Sunday, May 21, 2017

Pickings slim for black women

For those of us black men who have daughters and granddaughters, or even nieces and cousins, the question of who comes into their lives these days is a question of life and death, and requires vigilance. This is not a hollow indictment of black men, it is just how it is. There are no culturally inspired controls on black men as suitors in this country.

Black young women and girls here are perennially on their own. They bring home somebody who stands in the road, and there is no male figure to ask a question about him.

It is not like that in African immigrant communities in America or Canada, for example. There are rituals attending this. Black young women have a screen of family through which a suitor must pass. In Minneapolis, I saw this among Nigerian, Kenyan, Yemeni and Somali families.

In my class on campus the other night a student raised the point that there was a time in the old days in the African community here when black men used to have to write a letter to the family to get ­permission to visit a girl in the home, and I have seen with my own eyes how that worked, with young men trying to get by the perimeter of the house. And in that letter the brave young man used to have to deal with the question of “intention”.

I am talking now about getting into the perimeter of a home with a pit latrine at the back. In ­other words, ordinary black people making statements about the worth and honour of the young women in the clan.

So, try entering the yard of some of those black ­families with your pants halfway down your backside, asking if Cynthia “there” and see how far you would get.

So yes, it is open season on black women now, as families remain indifferent to who is brought home, or who is not brought home, men who come no further than the front gate, and who no one in the house has ever met.

The defences of home have been severely weakened now in the age of gangsterism, and in any case, there may not be a black father or father figure to contend with at the house, no defence to be breached. Black adolescent girls and young women are ­hopelessly exposed. School girls are at the mercy of “car men” whom I ­understand are favourites.

There is another side to this and it has to do with the fact of a declining black middle class. I was in Jamaica a few years ago, when I heard the statistic that only 20 per cent of the student body at Mona were men.

At The UWI at St Augustine, the position is little different. Just about 25 per cent of the student body on the campus here are men, and you need a microscope to find the black men among them. This is despite the expansion of the student body that Bhoe Tewarie prides himself at effecting during his tenure as principal. Nobody saw that in this expansion the black male student was missing.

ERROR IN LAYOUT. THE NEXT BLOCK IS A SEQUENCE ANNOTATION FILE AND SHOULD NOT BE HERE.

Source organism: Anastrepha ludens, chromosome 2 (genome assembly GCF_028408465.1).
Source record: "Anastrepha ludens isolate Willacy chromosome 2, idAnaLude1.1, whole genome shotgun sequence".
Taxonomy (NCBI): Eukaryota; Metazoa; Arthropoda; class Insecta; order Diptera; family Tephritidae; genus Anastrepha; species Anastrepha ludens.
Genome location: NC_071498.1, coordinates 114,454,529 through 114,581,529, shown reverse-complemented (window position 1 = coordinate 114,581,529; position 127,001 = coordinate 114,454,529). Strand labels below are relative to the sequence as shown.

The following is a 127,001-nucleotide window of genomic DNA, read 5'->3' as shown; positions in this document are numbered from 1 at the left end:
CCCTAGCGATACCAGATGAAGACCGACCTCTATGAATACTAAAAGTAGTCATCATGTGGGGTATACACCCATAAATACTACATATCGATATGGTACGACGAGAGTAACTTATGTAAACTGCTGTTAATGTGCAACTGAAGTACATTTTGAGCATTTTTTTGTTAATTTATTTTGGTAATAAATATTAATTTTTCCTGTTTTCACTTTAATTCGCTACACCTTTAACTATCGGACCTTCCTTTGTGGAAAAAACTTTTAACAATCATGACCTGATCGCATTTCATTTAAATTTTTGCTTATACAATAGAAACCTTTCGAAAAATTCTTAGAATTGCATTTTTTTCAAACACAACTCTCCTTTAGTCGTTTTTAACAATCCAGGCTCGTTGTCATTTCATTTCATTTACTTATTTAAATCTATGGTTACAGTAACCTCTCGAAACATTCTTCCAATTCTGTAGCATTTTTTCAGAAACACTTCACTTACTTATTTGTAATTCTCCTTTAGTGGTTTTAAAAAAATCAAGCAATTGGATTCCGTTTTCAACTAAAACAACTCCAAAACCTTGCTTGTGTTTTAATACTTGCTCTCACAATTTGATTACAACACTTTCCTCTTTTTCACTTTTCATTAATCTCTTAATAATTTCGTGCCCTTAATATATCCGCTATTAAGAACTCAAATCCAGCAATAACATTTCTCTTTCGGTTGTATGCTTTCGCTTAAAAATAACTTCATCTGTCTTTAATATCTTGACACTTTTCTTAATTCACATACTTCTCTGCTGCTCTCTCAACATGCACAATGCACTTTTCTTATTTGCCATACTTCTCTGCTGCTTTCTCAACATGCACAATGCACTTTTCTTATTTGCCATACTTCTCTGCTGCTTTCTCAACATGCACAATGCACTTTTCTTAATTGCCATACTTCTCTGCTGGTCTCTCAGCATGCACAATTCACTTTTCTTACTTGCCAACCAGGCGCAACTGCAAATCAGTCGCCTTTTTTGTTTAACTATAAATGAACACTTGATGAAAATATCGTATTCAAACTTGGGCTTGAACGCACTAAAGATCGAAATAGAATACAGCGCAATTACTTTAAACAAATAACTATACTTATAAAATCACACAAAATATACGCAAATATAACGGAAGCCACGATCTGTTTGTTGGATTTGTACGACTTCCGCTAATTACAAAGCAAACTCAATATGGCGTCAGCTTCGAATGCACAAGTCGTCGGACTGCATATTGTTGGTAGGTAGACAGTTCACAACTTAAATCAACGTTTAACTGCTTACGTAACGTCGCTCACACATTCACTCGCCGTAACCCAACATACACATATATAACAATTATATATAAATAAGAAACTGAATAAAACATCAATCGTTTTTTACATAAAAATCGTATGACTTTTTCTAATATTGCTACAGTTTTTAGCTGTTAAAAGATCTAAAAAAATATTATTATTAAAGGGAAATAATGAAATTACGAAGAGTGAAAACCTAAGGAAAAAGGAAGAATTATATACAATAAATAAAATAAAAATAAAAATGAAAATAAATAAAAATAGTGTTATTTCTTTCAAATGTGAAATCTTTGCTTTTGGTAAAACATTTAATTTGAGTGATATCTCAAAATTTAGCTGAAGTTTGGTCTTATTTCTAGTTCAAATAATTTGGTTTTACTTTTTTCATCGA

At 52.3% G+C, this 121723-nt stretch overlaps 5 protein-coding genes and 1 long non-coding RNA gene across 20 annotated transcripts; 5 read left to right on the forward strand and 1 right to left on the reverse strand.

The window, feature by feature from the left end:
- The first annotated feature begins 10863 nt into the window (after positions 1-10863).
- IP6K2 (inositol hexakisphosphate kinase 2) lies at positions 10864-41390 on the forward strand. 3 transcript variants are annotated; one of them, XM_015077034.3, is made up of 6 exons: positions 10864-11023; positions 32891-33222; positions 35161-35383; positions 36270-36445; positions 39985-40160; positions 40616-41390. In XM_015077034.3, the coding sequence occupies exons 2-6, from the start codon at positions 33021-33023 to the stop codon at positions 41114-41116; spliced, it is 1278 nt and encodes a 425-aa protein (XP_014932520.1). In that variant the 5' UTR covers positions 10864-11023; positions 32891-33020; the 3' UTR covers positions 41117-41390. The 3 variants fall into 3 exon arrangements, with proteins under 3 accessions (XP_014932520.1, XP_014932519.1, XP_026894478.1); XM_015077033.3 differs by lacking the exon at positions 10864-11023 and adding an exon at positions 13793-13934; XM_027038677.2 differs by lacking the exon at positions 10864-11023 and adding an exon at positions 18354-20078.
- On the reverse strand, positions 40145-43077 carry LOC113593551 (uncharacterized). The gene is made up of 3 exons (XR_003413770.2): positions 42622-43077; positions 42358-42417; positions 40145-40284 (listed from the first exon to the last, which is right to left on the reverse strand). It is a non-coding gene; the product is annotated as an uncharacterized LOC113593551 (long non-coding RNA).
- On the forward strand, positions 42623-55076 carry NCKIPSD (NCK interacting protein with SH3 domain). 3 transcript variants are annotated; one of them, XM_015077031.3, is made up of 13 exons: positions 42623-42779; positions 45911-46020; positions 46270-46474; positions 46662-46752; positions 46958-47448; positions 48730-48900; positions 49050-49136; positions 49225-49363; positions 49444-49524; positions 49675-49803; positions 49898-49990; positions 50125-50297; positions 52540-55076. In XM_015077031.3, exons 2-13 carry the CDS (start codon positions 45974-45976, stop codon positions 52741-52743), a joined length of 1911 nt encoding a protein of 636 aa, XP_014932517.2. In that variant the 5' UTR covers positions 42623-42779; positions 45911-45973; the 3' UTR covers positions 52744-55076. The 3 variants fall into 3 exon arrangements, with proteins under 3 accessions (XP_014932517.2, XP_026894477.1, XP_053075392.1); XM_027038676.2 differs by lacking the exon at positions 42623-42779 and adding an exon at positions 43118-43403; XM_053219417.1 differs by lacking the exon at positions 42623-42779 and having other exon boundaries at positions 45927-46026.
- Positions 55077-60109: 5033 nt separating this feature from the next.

You can't find them in medicine or engineering or law because they do not get into those programmes. In Jamaica they do, however.

Who will the black women with university degrees date?

We look in the primary schools, on the East-West Corridor and in urban centres across the country, and we see that here is where this problem incubates. The data show that in the Port of Spain school district alone there are now 30 primary schools on academic watch.

From the top of the Hill in Laventille, down through Beetham, across the city, down to ­Carenage and Diego Martin, there is ­carnage, school after school after school failing, according to the 2016 Academic Performance Index (API). You can't get to the campus if you can't read, because if you can't read, you can't compete in the Secondary Education Assessment examination.

The urban school is in trouble, and that means the boys who are attending them will have grim futures, and they will not be circumspect suitors. They will not have good jobs, nor will they be guided by any codes of good grooming.

I wrote in this newspaper some time ago that a consequence of this gender imbalance among the black educated class would be that young black sisters who work hard to become highly qualified, ­matriculating with degrees, may find a dating market where the men are not of equal rank; men who want to be baby daddies.

This question of violence against black women by black men requires honesty, and Fr Clyde Harvey and Keith Subero understand the problem. And the Prime Minister has daughters. My daughter, who resides in the United States, got married at 40.

She complained from time to time about the scarcity of ­suitable black suitors, but she avoided Russian roulette in choosing whom she dated. We are looking at a ­diasporic problem—malaise and decline in the black community.

This problem cannot be solved until we expose it, by speaking truths. Black men must re-learn the ancestral example of honouring our women and girls, and being ready to defend them. As I write, the BBC is devoting a programme this week on violence against women in Jamaica.


Theodore Lewis is emeritus Professor, University of Minnesota. He is mostly retired now.


The Mark Wilson column returns next week.